User experience is so vital these days that there are many specialized UX degree programs and certifications. If you didn’t go to school for UX, you can come up the ranks through front-end development or graphic design, which are both pieces of shaping the product “experience.”
Also known as: UX Designer, Information Architect, User Researcher, Interaction Designer
UX Designer, New York
Data Analytics Professional
Data is priceless: Numbers, metrics, stats, and data are how companies quantify their success and plot their next moves.
And to do so, companies enlist the help of data analytics professionals, who gather up all the company’s data—from online campaigns, traffic numbers, user interactions, customer trends, and more—as well as external numbers, then analyze it and turn it into useful metrics and reports that will help the company make decisions.
People who end up in this field come from all types of careers—engineering, market research, search marketing, statistics, mathematics, economics, and more. Because data analytics is all about using data to find solutions, people with an innate curiosity to problem solve will naturally fit well in the data analytics field.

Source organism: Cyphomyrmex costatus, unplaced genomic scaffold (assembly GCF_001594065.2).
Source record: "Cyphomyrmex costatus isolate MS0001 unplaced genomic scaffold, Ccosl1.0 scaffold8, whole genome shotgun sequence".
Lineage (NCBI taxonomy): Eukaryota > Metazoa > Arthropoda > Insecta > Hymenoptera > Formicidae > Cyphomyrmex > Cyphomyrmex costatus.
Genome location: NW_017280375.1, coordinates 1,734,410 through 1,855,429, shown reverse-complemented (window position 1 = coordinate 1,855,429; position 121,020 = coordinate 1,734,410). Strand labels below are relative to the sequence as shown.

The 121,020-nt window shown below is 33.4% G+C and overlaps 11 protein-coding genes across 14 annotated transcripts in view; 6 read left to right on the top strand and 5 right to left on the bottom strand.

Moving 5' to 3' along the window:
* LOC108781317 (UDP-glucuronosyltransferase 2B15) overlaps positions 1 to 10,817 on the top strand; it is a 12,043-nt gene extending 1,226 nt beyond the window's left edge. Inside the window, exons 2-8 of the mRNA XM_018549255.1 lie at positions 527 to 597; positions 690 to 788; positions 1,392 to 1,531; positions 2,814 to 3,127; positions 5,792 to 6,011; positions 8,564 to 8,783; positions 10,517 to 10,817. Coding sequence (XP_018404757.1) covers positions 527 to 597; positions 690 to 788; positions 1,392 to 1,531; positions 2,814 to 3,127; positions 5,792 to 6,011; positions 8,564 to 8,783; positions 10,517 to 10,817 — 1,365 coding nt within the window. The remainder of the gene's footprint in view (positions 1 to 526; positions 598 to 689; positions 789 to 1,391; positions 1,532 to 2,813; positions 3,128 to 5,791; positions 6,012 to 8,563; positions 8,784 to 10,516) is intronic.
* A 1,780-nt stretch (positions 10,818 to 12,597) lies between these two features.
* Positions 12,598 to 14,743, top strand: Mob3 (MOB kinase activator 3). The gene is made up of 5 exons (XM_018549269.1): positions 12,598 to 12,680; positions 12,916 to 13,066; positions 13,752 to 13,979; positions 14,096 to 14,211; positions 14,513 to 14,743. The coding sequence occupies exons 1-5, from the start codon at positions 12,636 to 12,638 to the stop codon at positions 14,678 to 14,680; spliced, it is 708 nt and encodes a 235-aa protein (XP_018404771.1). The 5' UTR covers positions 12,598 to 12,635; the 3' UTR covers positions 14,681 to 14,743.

Also known as: Web Analytics Analyst, Data Mining Analyst, Data Guru
Data Analyst, New York
As technology continues to change, so does the methodology surrounding software development. In recent years, there has been a mass movement from slow, deliberate engineering to rapid and agile development that gets products and services out the door quickly. One of the most popular new development methodologies is “Scrum." And a Scrum Master is exactly what it sounds like: someone who manages and facilitates Scrum within a development group, keeping the team on track and working within the Scrum framework.
Want your job title to be Master? People who end up in this role normally come from the engineering or project management ranks, and should also be great at keeping people and projects on track.
Also known as: No other titles apply. Master does it.
There are plenty of additional types of jobs in the ever-changing world of technology and new industries, but these are a few of the main new staples in today’s world. And if you’re planning on going in to any of these fields (or already are there)—you might want to shoot this link over to the ’rents for a quick read, before you have that “You’re a what?!” conversation.